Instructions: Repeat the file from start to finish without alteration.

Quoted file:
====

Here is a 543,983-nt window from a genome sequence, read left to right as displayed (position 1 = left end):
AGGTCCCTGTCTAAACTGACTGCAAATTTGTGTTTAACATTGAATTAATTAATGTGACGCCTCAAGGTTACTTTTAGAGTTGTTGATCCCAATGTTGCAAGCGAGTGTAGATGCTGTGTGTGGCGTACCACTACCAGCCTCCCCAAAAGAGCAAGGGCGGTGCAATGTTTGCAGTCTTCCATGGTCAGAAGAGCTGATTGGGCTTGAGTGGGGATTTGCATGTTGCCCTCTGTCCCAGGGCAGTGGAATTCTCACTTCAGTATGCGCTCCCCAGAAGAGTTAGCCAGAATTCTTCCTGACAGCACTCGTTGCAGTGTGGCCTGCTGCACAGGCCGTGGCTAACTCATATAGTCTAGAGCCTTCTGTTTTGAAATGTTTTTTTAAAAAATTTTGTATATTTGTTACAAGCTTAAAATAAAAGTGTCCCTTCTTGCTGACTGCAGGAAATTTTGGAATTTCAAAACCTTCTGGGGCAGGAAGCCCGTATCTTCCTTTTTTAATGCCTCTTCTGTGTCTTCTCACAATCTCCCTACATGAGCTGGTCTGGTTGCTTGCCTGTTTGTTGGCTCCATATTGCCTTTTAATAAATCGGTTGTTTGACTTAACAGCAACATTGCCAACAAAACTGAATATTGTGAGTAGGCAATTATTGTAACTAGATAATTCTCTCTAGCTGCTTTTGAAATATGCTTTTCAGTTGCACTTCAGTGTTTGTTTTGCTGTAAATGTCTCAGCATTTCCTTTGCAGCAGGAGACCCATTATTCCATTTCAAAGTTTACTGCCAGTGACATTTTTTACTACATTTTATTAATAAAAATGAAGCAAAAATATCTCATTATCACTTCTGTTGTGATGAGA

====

Here is a 543,983-nt window from a genome sequence, read left to right as displayed (position 1 = left end):
AGGTCCCTGTCTAAACTGACTGCAAATTTGTGTTTAACATTGAATTAATTAATGTGACGCCTCAAGGTTACTTTTAGAGTTGTTGATCCCAATGTTGCAAGCGAGTGTAGATGCTGTGTGTGGCGTACCACTACCAGCCTCCCCAAAAGAGCAAGGGCGGTGCAATGTTTGCAGTCTTCCATGGTCAGAAGAGCTGATTGGGCTTGAGTGGGGATTTGCATGTTGCCCTCTGTCCCAGGGCAGTGGAATTCTCACTTCAGTATGCGCTCCCCAGAAGAGTTAGCCAGAATTCTTCCTGACAGCACTCGTTGCAGTGTGGCCTGCTGCACAGGCCGTGGCTAACTCATATAGTCTAGAGCCTTCTGTTTTGAAATGTTTTTTTAAAAAATTTTGTATATTTGTTACAAGCTTAAAATAAAAGTGTCCCTTCTTGCTGACTGCAGGAAATTTTGGAATTTCAAAACCTTCTGGGGCAGGAAGCCCGTATCTTCCTTTTTTAATGCCTCTTCTGTGTCTTCTCACAATCTCCCTACATGAGCTGGTCTGGTTGCTTGCCTGTTTGTTGGCTCCATATTGCCTTTTAATAAATCGGTTGTTTGACTTAACAGCAACATTGCCAACAAAACTGAATATTGTGAGTAGGCAATTATTGTAACTAGATAATTCTCTCTAGCTGCTTTTGAAATATGCTTTTCAGTTGCACTTCAGTGTTTGTTTTGCTGTAAATGTCTCAGCATTTCCTTTGCAGCAGGAGACCCATTATTCCATTTCAAAGTTTACTGCCAGTGACATTTTTTACTACATTTTATTAATAAAAATGAAGCAAAAATATCTCATTATCACTTCTGTTGTGATGAGA